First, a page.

Identifiable state-space assessment models: A case study of a fishery

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  • Author: Yihao Yin, William H. Aeberhard, Stephen J. Smith and Joanna Mills Flemming
  • Date: 08 May 2019
  • Copyright: Image copyright of Patrick Rhodes

State‐space models (SSMs) are now popular tools in fisheries science for providing management advice when faced with noisy survey and commercial fishery data. Such models are often fitted within a Bayesian framework requiring both the specification of prior distributions for model parameters and simulation‐based approaches for inference. In a paper published in a special issue for The Canadian Journal of Statistics, the authors present a frequentist framework as a viable alternative and recommend using the Laplace approximation with automatic differentiation, as implemented in the R package Template Model Builder, for fast fitting and reliable inference. Additionally they highlight some identifiability issues associated with SSMs that fisheries scientists should be aware of and demonstrate how our modelling strategy surmounts these problems.

The paper is available via the link here and the authors explain their findings in further detail below:

Identifiable state‐space models: A case study of the Bay of Fundy sea scallop fishery

Yihao Yin, William H. Aeberhard, Stephen J. Smith and Joanna Mills Flemming

The Canadian Journal of Statistics, Volume 47, Issue 1

Special Issue: Special issue on Collaborative Research Team projects of the Canadian Statistical Sciences Institute, March 2019, pages 27-45

thumbnail image: Identifiable state-space assessment models: A case study of a fishery

Fish stock assessments are the foundation of fisheries management. They provide managers with science-based advice that is used to make regulatory decisions aimed at ensuring a sustainable fishing industry. A fish stock is a population of a certain species in a defined area. Stock assessment models attempt to integrate all available knowledge (e.g. growth rate, longevity, reported landings from commercial fisheries, indices of relative abundance from systematic surveys) to estimate important features of the stock, like its size, that are typically not directly measurable. State space assessment models (SSAMs), in particular, have become increasingly popular since their hierarchical structures help to distinguish different sources of randomness, which is essential when dealing with complex fisheries data.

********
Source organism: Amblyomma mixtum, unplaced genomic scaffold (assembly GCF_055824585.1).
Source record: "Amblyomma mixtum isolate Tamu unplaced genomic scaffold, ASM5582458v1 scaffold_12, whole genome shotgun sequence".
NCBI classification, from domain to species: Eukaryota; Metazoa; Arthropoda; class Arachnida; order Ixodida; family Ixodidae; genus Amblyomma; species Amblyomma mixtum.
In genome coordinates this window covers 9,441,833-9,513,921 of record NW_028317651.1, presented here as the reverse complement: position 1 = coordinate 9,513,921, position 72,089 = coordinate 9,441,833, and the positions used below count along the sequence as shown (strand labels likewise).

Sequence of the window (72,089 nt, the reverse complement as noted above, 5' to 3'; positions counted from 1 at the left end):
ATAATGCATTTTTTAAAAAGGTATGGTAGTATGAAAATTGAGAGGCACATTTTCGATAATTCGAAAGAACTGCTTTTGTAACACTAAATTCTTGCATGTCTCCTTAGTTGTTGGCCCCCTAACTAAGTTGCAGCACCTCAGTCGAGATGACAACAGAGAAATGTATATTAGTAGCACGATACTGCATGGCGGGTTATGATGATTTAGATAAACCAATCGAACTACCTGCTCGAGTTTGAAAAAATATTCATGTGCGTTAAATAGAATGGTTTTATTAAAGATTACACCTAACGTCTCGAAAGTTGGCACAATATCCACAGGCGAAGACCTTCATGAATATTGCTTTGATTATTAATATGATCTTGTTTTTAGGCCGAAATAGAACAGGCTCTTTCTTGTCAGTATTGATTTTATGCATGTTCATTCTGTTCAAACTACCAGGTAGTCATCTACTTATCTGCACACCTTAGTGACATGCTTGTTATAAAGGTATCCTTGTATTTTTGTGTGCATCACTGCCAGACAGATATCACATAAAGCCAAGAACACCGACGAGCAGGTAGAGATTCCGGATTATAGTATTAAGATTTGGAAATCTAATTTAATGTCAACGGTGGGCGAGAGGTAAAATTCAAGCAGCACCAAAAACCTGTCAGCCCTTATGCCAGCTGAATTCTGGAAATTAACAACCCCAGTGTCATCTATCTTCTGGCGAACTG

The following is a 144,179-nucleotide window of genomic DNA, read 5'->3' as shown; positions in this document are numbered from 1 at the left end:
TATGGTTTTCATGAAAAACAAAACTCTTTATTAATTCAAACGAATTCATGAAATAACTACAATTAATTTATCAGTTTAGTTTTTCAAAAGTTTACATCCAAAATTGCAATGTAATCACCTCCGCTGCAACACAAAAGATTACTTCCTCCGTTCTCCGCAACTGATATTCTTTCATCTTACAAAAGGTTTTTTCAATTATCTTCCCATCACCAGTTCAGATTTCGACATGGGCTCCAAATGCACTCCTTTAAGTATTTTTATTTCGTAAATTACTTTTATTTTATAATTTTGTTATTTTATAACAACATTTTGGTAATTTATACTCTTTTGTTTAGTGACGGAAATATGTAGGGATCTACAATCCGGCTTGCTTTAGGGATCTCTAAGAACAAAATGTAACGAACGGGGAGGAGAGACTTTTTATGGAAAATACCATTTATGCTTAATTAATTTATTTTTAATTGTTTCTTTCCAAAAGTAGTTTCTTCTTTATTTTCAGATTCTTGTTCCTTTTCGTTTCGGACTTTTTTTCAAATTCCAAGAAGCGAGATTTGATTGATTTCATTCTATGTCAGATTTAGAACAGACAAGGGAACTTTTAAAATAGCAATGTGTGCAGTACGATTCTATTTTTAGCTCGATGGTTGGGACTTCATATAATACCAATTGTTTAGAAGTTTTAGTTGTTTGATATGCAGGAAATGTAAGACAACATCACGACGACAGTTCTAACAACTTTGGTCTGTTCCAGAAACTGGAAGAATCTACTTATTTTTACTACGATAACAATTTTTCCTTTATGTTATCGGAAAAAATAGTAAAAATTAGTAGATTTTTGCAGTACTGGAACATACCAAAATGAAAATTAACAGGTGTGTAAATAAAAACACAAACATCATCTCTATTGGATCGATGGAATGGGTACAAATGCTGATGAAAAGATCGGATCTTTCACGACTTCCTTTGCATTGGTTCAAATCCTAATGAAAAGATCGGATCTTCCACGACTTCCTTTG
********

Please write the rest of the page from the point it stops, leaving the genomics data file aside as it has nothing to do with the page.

One drawback of SSAMs is that model parameters may not all be identifiable or estimable based on the available data. The complexities of SSAMs used for contemporary fisheries management make these issues difficult to determine beforehand and also dependent on the estimation method. The Bayesian estimation framework assumes prior distributions for model parameters and estimates them by investigating posterior distributions. A frequentist (i.e. Maximum likelihood) framework does not require such prior knowledge and only relies on the information provided by the data summarized in the (marginal) likelihood. The estimates from both methods tend to coincide whenever the priors contain negligible information and identifiability and estimability issues are then diagnosable (typically via simulation). Unfortunately informative priors, set by default and/or based on arbitrary guidelines, can mask these important issues.

This paper explores SSAMs currently used for the highly valuable Bay of Fundy sea scallop fishery. The Bayesian version is shown to be problematic and an alternative frequentist model framework proposed. Through extensive simulations, this alternative formulation is established as estimable with available data. It is implemented using the R package Template Model Builder (TMB) to yield fast and reliable results. Moreover, it predicts lower population abundances than that of its predecessor which may translate into more conservative fishing advice going forward.

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